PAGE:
LONDON, July 6, 2011 — -- The scandal over Rupert Murdoch's News of the World tabloid has exploded across London, with Scotland Yard investigating the possibility that reporters and investigators for the paper hacked into the phones of victims of 7/7 -- the so-called London bus bombings of July 7, 2005, in which terrorists targeted the city's bus and subway systems and killed 52 people.
Outrage has spread since the original accusation that News of the World hacked the cell phone of Milly Dowler, a 13-year-old girl who disappeared in March 2002. Her remains were found southwest of London six months later, and a man was convicted this spring of killing her. Police are now trying to determine whether reporters not only listened to the teenager's voicemail, but deleted voicemail messages -- leading her parents to believe she was still alive and potentially obstructing the police investigation into her disappearance.
Murdoch, under pressure to fire the paper's chief executive, Rebekah Brooks, issued a statement saying the hacking, if proved, was "deplorable and unacceptable." But he said he stands by Brooks.
Even Hugh Grant, the actor, said he had been called by police. The kind of intrusion that apparently happened in the Millie Dowler case, he told the BBC, was routine for celebrities: "So many of the victims of phone hacking were rich or famous or whatever…but these stories do hit people in the gut."
And there are more developments:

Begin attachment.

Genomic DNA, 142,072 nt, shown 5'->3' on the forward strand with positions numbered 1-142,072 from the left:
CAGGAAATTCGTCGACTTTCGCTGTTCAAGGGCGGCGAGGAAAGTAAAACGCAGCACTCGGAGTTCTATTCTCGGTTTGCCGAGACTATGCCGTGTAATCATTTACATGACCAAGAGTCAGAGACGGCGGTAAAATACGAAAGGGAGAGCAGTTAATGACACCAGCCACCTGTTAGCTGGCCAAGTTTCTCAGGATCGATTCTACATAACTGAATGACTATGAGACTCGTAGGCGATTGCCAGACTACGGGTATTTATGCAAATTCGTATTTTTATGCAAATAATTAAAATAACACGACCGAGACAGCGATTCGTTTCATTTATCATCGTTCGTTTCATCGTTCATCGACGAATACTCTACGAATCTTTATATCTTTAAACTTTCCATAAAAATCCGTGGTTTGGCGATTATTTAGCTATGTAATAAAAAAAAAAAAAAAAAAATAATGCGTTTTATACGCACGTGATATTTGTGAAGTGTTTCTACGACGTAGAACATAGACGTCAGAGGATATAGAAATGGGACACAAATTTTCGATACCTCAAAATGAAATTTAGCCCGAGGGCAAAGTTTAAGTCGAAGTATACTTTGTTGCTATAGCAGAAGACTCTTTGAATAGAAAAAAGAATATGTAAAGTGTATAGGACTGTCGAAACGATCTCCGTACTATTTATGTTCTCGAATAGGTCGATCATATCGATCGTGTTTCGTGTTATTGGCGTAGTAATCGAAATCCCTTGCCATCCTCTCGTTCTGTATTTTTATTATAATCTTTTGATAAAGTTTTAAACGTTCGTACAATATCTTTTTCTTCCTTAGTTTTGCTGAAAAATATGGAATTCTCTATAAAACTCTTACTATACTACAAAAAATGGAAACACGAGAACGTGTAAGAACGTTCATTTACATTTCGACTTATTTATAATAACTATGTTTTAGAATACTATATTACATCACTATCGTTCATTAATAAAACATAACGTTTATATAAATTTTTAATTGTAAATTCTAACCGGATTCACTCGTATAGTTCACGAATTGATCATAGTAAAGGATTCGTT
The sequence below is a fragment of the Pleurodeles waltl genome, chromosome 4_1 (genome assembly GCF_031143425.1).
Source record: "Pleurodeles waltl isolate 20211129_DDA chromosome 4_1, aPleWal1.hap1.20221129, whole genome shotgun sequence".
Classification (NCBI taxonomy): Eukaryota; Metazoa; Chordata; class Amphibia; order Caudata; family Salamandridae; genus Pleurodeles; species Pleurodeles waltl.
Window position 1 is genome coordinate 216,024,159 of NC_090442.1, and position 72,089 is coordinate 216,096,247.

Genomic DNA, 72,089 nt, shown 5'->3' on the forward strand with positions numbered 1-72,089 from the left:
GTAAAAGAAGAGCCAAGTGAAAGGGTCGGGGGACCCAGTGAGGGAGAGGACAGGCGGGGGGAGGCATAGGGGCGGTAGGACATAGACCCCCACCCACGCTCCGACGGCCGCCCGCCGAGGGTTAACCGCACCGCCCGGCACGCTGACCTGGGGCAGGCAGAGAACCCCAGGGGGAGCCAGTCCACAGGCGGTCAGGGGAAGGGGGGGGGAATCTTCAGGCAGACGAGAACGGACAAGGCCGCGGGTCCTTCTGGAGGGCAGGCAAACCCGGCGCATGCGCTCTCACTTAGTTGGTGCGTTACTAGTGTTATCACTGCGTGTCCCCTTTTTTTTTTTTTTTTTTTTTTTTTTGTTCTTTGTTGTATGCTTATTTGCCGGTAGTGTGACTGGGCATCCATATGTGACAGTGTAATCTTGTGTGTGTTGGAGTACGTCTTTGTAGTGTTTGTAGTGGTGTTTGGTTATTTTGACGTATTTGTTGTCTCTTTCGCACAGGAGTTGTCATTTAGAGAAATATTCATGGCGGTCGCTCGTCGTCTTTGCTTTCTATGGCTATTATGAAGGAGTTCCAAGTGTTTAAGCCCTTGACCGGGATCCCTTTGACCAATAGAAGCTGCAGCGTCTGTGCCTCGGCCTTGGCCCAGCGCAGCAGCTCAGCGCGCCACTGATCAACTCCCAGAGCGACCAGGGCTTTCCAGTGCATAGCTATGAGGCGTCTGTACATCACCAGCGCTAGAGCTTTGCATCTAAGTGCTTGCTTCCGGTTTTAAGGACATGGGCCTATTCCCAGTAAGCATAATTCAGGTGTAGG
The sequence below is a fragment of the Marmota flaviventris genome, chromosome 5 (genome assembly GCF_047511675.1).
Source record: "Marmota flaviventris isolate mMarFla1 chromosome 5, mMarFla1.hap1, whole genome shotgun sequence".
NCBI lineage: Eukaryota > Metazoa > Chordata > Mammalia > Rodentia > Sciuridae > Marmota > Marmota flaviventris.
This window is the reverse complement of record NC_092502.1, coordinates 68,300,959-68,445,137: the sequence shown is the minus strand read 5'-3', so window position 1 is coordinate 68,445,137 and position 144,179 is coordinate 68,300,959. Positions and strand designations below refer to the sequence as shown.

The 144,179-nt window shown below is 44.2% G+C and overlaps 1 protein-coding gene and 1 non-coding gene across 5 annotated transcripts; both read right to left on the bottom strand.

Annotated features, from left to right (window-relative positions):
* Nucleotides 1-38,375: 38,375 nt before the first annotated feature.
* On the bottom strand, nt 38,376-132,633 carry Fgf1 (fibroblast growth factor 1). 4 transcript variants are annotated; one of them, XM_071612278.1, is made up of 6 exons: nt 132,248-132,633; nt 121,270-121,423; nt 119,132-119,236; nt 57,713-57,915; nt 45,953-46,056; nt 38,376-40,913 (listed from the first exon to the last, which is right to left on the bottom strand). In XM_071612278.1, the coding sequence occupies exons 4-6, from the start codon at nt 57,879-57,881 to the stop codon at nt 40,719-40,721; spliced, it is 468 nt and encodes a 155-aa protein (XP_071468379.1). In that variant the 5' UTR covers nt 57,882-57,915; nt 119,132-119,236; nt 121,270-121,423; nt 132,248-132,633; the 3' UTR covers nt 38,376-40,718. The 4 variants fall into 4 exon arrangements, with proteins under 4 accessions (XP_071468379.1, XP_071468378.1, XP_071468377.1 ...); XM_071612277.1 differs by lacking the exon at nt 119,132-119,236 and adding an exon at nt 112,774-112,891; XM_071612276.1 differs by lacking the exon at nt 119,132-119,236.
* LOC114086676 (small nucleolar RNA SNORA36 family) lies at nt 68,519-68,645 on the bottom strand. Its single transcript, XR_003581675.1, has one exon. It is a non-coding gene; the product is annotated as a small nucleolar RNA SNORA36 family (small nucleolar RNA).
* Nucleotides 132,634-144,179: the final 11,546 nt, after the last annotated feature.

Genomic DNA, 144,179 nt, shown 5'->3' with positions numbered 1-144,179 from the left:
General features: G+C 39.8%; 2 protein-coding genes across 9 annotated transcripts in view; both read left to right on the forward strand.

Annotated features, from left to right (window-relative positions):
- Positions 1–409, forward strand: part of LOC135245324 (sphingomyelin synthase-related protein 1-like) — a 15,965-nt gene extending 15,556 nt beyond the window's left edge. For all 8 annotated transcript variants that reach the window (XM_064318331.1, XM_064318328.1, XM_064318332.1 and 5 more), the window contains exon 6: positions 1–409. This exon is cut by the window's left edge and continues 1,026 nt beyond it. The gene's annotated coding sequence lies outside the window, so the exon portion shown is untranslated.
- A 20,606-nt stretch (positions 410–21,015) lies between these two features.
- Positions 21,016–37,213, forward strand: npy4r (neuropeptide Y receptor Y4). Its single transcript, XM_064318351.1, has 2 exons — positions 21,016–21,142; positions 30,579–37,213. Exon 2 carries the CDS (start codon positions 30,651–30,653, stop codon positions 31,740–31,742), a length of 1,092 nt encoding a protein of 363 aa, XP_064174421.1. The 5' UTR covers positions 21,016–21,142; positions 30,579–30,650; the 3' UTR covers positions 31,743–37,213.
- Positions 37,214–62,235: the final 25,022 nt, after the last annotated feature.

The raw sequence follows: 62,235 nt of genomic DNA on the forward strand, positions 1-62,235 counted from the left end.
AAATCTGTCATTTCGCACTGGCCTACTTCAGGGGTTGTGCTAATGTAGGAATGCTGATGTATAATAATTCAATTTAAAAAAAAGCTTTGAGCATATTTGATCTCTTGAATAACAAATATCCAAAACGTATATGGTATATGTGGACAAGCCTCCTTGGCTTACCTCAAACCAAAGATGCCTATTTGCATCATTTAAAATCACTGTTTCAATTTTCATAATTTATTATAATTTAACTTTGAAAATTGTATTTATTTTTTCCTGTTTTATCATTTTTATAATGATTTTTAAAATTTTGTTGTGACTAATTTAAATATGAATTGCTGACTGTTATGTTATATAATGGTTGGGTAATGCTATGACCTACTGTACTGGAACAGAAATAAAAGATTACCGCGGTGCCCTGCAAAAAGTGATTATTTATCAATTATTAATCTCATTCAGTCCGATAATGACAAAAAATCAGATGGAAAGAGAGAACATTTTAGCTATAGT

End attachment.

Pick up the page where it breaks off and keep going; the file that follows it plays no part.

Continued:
"It is absolutely disgusting what has taken place," Prime Minister Cameron said, speaking in the House of Commons before a hastily-called debate on the matter today. However, he said any inquiry into the News of the World would have to wait until the police investigation is concluded.
Graham Foulkes, father of one of the 2005 victims, said police told him he was on a list of names of potential hacking victims.
"I just felt stunned and horrified," Foulkes told The Associated Press. "I find it hard to believe someone could be so wicked and so evil, and that someone could work for an organization that even today is trying to defend what they see as normal practices."
Pressure has grown on News of the World, a tabloid known for no-holds-barred coverage of celebrities and lurid crime stories. Its chief executive, Brooks, was editor at the time of Millie Dowling's disappearance, and critics said she either must have approved of the hacking -- or had no control of her own paper. It was suggested today that someone cleared out Dowling's voice mail, hoping family or friends would leave the girl messages the paper could then quote.
The U.K., unlike the United States, has no First Amendment -- but it does have a tradition of rough-and-tumble tabloid journalism. Glenn Mulcaire and Clive Goodman, two former News of the World employees, have previously served prison sentences for hacking into the phones of employees of the royal family.
"Working for the News of the World was never easy. There was relentless pressure. There was a constant demand for results," said Mulcaire, a private investigator, in a story from The Associated Press. Today Mulcaire asked reporters for privacy -- even as he conceded he had been hired to invade others' privacy.
Several of Britain's more restrained papers -- including the Times of London, which, like News of the World, is a Murdoch property -- voiced outrage in editorials today, many calling on Brooks to resign.
"There is a lot that is not yet known about this case," said a Times editorial, "but this much we do know: this is beyond reprehensible."
ABC News' Lama Hasan contributed to this story. Additional information from The Associated Press.